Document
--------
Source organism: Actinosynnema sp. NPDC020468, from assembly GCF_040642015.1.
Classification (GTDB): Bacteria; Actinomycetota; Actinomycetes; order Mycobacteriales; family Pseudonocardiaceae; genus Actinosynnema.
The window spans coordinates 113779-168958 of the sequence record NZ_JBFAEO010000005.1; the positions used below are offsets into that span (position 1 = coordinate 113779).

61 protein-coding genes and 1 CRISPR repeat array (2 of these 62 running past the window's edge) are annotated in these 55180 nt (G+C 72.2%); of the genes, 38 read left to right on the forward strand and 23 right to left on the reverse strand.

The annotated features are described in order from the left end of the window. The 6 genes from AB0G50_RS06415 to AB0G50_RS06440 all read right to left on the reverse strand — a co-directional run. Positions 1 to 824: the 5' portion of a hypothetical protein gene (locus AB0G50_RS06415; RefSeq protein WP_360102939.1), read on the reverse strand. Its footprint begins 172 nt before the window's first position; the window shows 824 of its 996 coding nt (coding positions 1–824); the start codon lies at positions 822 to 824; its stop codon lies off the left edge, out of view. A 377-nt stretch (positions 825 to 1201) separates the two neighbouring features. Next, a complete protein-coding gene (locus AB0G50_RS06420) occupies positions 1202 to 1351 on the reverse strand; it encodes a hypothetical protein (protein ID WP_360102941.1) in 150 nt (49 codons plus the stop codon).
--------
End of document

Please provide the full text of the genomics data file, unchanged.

Source organism: Actinosynnema sp. NPDC020468, from assembly GCF_040642015.1.
Classification (GTDB): Bacteria; Actinomycetota; Actinomycetes; order Mycobacteriales; family Pseudonocardiaceae; genus Actinosynnema.
The window spans coordinates 113779-168958 of the sequence record NZ_JBFAEO010000005.1; the positions used below are offsets into that span (position 1 = coordinate 113779).

61 protein-coding genes and 1 CRISPR repeat array (2 of these 62 running past the window's edge) are annotated in these 55180 nt (G+C 72.2%); of the genes, 38 read left to right on the forward strand and 23 right to left on the reverse strand.

The annotated features are described in order from the left end of the window. The 6 genes from AB0G50_RS06415 to AB0G50_RS06440 all read right to left on the reverse strand — a co-directional run. Positions 1 to 824: the 5' portion of a hypothetical protein gene (locus AB0G50_RS06415; RefSeq protein WP_360102939.1), read on the reverse strand. Its footprint begins 172 nt before the window's first position; the window shows 824 of its 996 coding nt (coding positions 1–824); the start codon lies at positions 822 to 824; its stop codon lies off the left edge, out of view. A 377-nt stretch (positions 825 to 1201) separates the two neighbouring features. Next, a complete protein-coding gene (locus AB0G50_RS06420) occupies positions 1202 to 1351 on the reverse strand; it encodes a hypothetical protein (protein ID WP_360102941.1) in 150 nt (49 codons plus the stop codon).